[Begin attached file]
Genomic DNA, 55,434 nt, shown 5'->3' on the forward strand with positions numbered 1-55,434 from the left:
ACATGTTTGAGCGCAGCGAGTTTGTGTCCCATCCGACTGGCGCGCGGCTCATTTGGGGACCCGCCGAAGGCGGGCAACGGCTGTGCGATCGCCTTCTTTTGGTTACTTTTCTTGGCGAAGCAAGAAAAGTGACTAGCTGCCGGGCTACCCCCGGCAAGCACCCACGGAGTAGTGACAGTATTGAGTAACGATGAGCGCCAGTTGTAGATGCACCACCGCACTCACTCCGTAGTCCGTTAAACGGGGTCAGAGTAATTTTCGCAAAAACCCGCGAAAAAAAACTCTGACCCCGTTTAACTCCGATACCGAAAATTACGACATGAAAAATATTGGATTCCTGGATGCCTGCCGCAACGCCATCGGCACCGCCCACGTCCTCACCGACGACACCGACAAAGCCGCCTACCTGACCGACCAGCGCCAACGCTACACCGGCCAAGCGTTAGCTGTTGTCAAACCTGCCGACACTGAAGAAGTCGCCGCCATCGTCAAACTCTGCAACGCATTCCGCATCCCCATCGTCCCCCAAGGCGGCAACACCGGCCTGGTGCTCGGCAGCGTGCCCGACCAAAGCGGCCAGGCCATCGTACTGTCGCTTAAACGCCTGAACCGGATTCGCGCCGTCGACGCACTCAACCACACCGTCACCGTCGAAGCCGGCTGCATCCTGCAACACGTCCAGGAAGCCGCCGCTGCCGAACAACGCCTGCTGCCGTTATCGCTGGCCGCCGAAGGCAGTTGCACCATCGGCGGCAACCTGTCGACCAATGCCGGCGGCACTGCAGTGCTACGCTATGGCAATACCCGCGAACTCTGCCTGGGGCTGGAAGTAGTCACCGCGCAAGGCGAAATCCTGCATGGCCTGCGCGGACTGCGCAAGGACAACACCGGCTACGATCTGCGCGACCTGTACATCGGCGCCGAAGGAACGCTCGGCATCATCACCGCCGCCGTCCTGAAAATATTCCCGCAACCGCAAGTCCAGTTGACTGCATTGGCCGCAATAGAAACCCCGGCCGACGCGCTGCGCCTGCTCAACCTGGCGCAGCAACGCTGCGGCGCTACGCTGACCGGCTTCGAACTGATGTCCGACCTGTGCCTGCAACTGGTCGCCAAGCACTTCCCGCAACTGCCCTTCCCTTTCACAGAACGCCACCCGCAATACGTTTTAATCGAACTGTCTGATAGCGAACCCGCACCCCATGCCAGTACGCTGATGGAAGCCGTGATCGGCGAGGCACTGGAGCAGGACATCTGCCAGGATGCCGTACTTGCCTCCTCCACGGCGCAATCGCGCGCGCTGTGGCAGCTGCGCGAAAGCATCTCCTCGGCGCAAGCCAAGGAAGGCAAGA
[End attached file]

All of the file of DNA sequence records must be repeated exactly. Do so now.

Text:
Genomic DNA, 55,434 nt, shown 5'->3' on the forward strand with positions numbered 1-55,434 from the left:
ACATGTTTGAGCGCAGCGAGTTTGTGTCCCATCCGACTGGCGCGCGGCTCATTTGGGGACCCGCCGAAGGCGGGCAACGGCTGTGCGATCGCCTTCTTTTGGTTACTTTTCTTGGCGAAGCAAGAAAAGTGACTAGCTGCCGGGCTACCCCCGGCAAGCACCCACGGAGTAGTGACAGTATTGAGTAACGATGAGCGCCAGTTGTAGATGCACCACCGCACTCACTCCGTAGTCCGTTAAACGGGGTCAGAGTAATTTTCGCAAAAACCCGCGAAAAAAAACTCTGACCCCGTTTAACTCCGATACCGAAAATTACGACATGAAAAATATTGGATTCCTGGATGCCTGCCGCAACGCCATCGGCACCGCCCACGTCCTCACCGACGACACCGACAAAGCCGCCTACCTGACCGACCAGCGCCAACGCTACACCGGCCAAGCGTTAGCTGTTGTCAAACCTGCCGACACTGAAGAAGTCGCCGCCATCGTCAAACTCTGCAACGCATTCCGCATCCCCATCGTCCCCCAAGGCGGCAACACCGGCCTGGTGCTCGGCAGCGTGCCCGACCAAAGCGGCCAGGCCATCGTACTGTCGCTTAAACGCCTGAACCGGATTCGCGCCGTCGACGCACTCAACCACACCGTCACCGTCGAAGCCGGCTGCATCCTGCAACACGTCCAGGAAGCCGCCGCTGCCGAACAACGCCTGCTGCCGTTATCGCTGGCCGCCGAAGGCAGTTGCACCATCGGCGGCAACCTGTCGACCAATGCCGGCGGCACTGCAGTGCTACGCTATGGCAATACCCGCGAACTCTGCCTGGGGCTGGAAGTAGTCACCGCGCAAGGCGAAATCCTGCATGGCCTGCGCGGACTGCGCAAGGACAACACCGGCTACGATCTGCGCGACCTGTACATCGGCGCCGAAGGAACGCTCGGCATCATCACCGCCGCCGTCCTGAAAATATTCCCGCAACCGCAAGTCCAGTTGACTGCATTGGCCGCAATAGAAACCCCGGCCGACGCGCTGCGCCTGCTCAACCTGGCGCAGCAACGCTGCGGCGCTACGCTGACCGGCTTCGAACTGATGTCCGACCTGTGCCTGCAACTGGTCGCCAAGCACTTCCCGCAACTGCCCTTCCCTTTCACAGAACGCCACCCGCAATACGTTTTAATCGAACTGTCTGATAGCGAACCCGCACCCCATGCCAGTACGCTGATGGAAGCCGTGATCGGCGAGGCACTGGAGCAGGACATCTGCCAGGATGCCGTACTTGCCTCCTCCACGGCGCAATCGCGCGCGCTGTGGCAGCTGCGCGAAAGCATCTCCTCGGCGCAAGCCAAGGAAGGCAAGA